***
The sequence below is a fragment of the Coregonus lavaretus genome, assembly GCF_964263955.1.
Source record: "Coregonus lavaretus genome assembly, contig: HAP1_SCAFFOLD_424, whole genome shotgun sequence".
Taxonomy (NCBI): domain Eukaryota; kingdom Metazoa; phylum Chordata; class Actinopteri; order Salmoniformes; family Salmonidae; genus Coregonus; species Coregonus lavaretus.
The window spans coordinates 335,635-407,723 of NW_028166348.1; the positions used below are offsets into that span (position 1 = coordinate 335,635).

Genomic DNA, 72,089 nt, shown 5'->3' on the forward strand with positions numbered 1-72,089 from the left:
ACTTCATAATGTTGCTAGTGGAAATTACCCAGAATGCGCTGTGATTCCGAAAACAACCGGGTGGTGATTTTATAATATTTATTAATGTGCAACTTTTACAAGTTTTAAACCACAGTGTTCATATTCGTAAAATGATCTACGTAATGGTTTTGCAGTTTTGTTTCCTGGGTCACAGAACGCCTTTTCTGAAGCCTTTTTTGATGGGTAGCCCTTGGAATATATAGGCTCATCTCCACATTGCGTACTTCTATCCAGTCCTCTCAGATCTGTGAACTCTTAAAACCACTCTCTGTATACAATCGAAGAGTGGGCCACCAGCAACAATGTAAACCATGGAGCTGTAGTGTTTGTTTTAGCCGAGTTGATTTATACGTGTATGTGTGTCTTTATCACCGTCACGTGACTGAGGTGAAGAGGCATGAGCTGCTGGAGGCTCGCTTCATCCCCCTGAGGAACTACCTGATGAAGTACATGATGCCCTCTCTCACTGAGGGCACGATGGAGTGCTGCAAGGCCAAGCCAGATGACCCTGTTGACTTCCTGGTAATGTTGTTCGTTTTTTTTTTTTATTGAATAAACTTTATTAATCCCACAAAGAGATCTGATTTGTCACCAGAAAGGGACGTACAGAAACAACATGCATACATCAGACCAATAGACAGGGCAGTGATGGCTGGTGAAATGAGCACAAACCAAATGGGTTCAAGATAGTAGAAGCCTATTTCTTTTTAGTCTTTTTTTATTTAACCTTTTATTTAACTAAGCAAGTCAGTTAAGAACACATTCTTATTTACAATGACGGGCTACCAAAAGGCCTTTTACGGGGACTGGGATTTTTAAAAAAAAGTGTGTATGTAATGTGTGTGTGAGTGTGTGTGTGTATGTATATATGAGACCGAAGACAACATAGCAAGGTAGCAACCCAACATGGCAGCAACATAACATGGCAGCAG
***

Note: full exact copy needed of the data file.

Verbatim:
The sequence below is a fragment of the Coregonus lavaretus genome, assembly GCF_964263955.1.
Source record: "Coregonus lavaretus genome assembly, contig: HAP1_SCAFFOLD_424, whole genome shotgun sequence".
Taxonomy (NCBI): domain Eukaryota; kingdom Metazoa; phylum Chordata; class Actinopteri; order Salmoniformes; family Salmonidae; genus Coregonus; species Coregonus lavaretus.
The window spans coordinates 335,635-407,723 of NW_028166348.1; the positions used below are offsets into that span (position 1 = coordinate 335,635).

Genomic DNA, 72,089 nt, shown 5'->3' on the forward strand with positions numbered 1-72,089 from the left:
ACTTCATAATGTTGCTAGTGGAAATTACCCAGAATGCGCTGTGATTCCGAAAACAACCGGGTGGTGATTTTATAATATTTATTAATGTGCAACTTTTACAAGTTTTAAACCACAGTGTTCATATTCGTAAAATGATCTACGTAATGGTTTTGCAGTTTTGTTTCCTGGGTCACAGAACGCCTTTTCTGAAGCCTTTTTTGATGGGTAGCCCTTGGAATATATAGGCTCATCTCCACATTGCGTACTTCTATCCAGTCCTCTCAGATCTGTGAACTCTTAAAACCACTCTCTGTATACAATCGAAGAGTGGGCCACCAGCAACAATGTAAACCATGGAGCTGTAGTGTTTGTTTTAGCCGAGTTGATTTATACGTGTATGTGTGTCTTTATCACCGTCACGTGACTGAGGTGAAGAGGCATGAGCTGCTGGAGGCTCGCTTCATCCCCCTGAGGAACTACCTGATGAAGTACATGATGCCCTCTCTCACTGAGGGCACGATGGAGTGCTGCAAGGCCAAGCCAGATGACCCTGTTGACTTCCTGGTAATGTTGTTCGTTTTTTTTTTTTATTGAATAAACTTTATTAATCCCACAAAGAGATCTGATTTGTCACCAGAAAGGGACGTACAGAAACAACATGCATACATCAGACCAATAGACAGGGCAGTGATGGCTGGTGAAATGAGCACAAACCAAATGGGTTCAAGATAGTAGAAGCCTATTTCTTTTTAGTCTTTTTTTATTTAACCTTTTATTTAACTAAGCAAGTCAGTTAAGAACACATTCTTATTTACAATGACGGGCTACCAAAAGGCCTTTTACGGGGACTGGGATTTTTAAAAAAAAGTGTGTATGTAATGTGTGTGTGAGTGTGTGTGTGTATGTATATATGAGACCGAAGACAACATAGCAAGGTAGCAACCCAACATGGCAGCAACATAACATGGCAGCAG